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In April 2015, Baltimore was burning. A twenty-five-year-old Black man named Freddie Gray had died after a week-long coma following his violent arrest and “rough ride” in the back of a Baltimore Police Department van. Anger at police brutality had spilled out onto the streets.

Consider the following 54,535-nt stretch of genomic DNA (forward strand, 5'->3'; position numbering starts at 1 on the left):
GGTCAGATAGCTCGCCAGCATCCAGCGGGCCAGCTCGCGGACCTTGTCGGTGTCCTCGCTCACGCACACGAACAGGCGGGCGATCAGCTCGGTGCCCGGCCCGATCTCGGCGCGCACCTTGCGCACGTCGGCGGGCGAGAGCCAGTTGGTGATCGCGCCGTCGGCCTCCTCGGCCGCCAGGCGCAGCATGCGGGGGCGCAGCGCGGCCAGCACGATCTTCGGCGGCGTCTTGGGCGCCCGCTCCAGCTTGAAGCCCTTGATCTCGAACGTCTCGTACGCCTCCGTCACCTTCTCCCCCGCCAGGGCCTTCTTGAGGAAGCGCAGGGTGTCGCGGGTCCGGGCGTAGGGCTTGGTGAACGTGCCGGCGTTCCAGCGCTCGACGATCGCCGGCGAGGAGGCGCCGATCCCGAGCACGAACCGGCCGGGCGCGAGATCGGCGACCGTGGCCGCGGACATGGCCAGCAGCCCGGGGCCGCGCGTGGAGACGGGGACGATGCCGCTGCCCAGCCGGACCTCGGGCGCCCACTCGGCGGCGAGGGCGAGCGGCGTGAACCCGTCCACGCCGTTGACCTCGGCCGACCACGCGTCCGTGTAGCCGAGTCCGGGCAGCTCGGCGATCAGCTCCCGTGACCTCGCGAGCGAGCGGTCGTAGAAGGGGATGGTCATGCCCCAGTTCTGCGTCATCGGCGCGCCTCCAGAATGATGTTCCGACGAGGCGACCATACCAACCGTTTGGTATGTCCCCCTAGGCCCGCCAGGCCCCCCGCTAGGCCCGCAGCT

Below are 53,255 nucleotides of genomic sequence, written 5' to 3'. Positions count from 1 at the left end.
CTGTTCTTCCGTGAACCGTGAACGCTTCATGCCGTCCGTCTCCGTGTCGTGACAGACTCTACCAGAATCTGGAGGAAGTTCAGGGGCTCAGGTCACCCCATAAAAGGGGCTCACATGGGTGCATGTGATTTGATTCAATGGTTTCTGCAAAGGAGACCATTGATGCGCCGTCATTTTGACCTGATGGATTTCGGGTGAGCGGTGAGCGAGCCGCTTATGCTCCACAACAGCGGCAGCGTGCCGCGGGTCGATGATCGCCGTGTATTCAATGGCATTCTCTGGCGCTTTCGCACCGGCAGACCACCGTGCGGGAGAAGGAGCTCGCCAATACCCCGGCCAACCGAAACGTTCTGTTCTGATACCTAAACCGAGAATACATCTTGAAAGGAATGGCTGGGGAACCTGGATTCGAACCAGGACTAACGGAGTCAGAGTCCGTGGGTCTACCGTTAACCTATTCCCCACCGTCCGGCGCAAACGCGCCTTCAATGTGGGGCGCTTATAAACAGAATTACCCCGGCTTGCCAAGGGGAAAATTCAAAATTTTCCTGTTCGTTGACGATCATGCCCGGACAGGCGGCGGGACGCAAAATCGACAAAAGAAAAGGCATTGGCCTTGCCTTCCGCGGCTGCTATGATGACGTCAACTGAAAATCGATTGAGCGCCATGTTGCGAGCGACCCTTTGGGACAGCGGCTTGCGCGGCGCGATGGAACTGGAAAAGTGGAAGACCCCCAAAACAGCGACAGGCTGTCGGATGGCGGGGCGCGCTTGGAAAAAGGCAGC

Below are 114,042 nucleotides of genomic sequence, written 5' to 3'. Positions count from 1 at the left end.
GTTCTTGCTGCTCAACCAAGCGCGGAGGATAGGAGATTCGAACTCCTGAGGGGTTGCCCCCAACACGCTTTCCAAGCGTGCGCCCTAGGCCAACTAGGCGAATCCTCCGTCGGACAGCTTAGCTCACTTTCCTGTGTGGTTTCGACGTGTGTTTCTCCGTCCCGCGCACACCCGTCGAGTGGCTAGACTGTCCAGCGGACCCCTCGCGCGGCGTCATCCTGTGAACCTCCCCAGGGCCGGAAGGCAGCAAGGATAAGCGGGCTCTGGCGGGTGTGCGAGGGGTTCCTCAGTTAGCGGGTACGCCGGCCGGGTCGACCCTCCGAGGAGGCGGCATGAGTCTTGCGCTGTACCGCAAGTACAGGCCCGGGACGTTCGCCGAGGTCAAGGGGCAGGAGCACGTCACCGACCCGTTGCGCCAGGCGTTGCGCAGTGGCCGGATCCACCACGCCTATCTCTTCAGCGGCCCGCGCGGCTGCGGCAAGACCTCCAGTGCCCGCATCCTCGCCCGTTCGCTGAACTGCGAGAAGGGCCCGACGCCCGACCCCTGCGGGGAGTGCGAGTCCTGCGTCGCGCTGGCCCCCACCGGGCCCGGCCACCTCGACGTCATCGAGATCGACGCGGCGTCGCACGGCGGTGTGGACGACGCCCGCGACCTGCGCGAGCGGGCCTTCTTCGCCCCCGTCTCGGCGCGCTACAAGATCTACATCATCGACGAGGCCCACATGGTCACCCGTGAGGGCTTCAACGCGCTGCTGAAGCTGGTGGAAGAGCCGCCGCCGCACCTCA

I flew to Baltimore to cover the city’s history with police brutality for a documentary I was making for CBC Radio. I arrived the day after Baltimore state attorney Marilyn Mosby announced charges against the six police officers involved in Gray’s arrest. (They were never convicted.) The charges were considered so rare a sign of accountability that they prompted celebration in Gray’s West Baltimore neighbourhood, the first place I headed with my recorder and notebook. It was a partly cloudy day, and a block party was alive with music blaring from massive speakers. DJs, parents, and youth held signs in honour of Gray. This past May and June, I watched more sombre versions of this scene play out with crushing familiarity as, in all fifty US states, crowds of protesters took to the streets with signs commemorating more victims of police brutality.

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